Patients want unrestricted access to Alzheimer drugs like Aricept / Getty Images

Tens of thousands of sufferers from early stage Alzheimer's disease had their hopes of treatment raised yesterday after the pharmaceutical industry scored its first victory in a three-year battle with an NHS drugs watchdog over access to the drugs.

The Court of Appeal ruled that the National Institute for Clinical Excellence (Nice) had failed to act with transparency over the way it made a decision to refuse use of the drugs on the NHS for early stage disease. The 2006 ruling limited use of the drugs to patients with more advanced "moderate" disease.

The decision to restrict the drugs has been the most controversial in Nice's nine-year history. In a final ruling issued in November 2006, Nice said the drugs were not cost effective in early stages of the disease and recommended they only be prescribed when it had progressed to "moderate". Although the drugs cost only £2.50 a day, Nice said they did not work for everybody and had only a small effect.

Eisai, the Japanese maker of one of the drugs, Aricept, challenged the process by which Nice reached its decision, complaining that the Institute had refused the company access to the computer model it used to calculate cost effectiveness.

The pharmaceutical industry has argued for years that the Nice process is not as transparent as it should be. Rather than grant access to the computer model, Nice had challenged Eisai to say which numbers were wrong and why. It has always refused access to the computer model because it feared companies would manipulate figures until they reached a result which met Nice's cost effectiveness criteria while maximising profits.

Yesterday the Court of Appeal ruled that Nice's refusal to allow companies access to the cost effectiveness model was "procedurally unfair". Lord Justice Richards said withholding information put drugs companies at "a significant disadvantage" if they wanted to challenge a ruling.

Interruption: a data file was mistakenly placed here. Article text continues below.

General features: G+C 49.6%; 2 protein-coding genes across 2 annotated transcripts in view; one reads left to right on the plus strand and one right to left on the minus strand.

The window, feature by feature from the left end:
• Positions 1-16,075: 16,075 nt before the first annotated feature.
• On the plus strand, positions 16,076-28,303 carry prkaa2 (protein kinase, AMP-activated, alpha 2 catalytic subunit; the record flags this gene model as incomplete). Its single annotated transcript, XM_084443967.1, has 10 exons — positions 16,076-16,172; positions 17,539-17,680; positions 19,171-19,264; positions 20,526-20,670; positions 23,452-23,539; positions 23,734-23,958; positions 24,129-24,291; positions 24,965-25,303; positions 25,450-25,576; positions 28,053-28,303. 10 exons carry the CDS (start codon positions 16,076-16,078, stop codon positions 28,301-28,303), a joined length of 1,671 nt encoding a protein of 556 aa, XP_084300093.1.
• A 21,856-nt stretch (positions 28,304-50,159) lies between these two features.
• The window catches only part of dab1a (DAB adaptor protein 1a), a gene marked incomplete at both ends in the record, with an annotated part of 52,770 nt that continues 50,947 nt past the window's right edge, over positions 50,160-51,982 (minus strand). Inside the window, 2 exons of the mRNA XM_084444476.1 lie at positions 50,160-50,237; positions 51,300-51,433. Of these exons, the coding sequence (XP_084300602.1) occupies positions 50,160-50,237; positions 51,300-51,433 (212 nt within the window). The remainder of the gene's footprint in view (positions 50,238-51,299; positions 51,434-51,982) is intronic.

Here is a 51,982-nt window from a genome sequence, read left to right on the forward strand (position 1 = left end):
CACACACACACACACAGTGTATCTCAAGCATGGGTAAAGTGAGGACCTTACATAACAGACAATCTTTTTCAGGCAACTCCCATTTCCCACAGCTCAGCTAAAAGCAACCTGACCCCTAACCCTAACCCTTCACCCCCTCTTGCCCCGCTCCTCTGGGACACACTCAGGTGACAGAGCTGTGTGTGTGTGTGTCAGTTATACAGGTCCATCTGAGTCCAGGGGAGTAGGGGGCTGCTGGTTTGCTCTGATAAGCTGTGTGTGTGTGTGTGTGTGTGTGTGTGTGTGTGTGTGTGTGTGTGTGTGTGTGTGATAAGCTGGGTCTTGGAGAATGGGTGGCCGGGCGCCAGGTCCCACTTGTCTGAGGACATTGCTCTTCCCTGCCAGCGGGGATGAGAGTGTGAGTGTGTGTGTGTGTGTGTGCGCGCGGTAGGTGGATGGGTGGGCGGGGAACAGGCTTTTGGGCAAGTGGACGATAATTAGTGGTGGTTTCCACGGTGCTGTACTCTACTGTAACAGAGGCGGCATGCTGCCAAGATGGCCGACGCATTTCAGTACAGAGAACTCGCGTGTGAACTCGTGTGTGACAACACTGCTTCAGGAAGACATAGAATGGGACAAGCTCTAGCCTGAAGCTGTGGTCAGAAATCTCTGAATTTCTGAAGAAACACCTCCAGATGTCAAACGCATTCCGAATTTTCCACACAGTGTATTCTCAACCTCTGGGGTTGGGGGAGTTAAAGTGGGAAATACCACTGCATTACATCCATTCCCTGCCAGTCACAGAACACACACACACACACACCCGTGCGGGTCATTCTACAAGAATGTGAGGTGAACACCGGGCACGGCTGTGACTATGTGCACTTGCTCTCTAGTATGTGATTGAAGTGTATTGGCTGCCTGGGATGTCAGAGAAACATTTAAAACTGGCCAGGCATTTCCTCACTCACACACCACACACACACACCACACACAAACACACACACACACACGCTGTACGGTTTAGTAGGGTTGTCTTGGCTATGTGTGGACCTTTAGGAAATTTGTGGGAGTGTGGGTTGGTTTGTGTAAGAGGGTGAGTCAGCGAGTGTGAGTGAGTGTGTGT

Nick Burgin, managing director of Eisai, which brought the case with Pfizer, said: "As soon as we have reviewed their cost effectiveness calculations we will submit any new findings to Nice. We hope this action will ultimately restore access for patients at the mild stages of Alzheimer's disease." Patients' groups welcomed the decision. Neil Hunt, chief executive of the Alzheimer's Society, called it a "damning indictment of a fundamentally flawed process".

Andrew Dillon, chief executive of Nice, said the institute would "consider very carefully" the implications of the court's decision but dampened expectations of any change in NHS access to the drugs. "We will provide Eisai with an executable version of the economic model used in our appraisal, so that they may comment on it. We will then take those comments into account. It is important to recognise that we have not been asked to amend or withdraw our guidance on the use of these drugs to treat Alzheimer's disease," he said.

Mr Dillon warned that the court's ruling could delay decisions on new drugs by "increasing the complexity of our appraisals". He added: "The decisions Nice makes are among the most difficult in public life."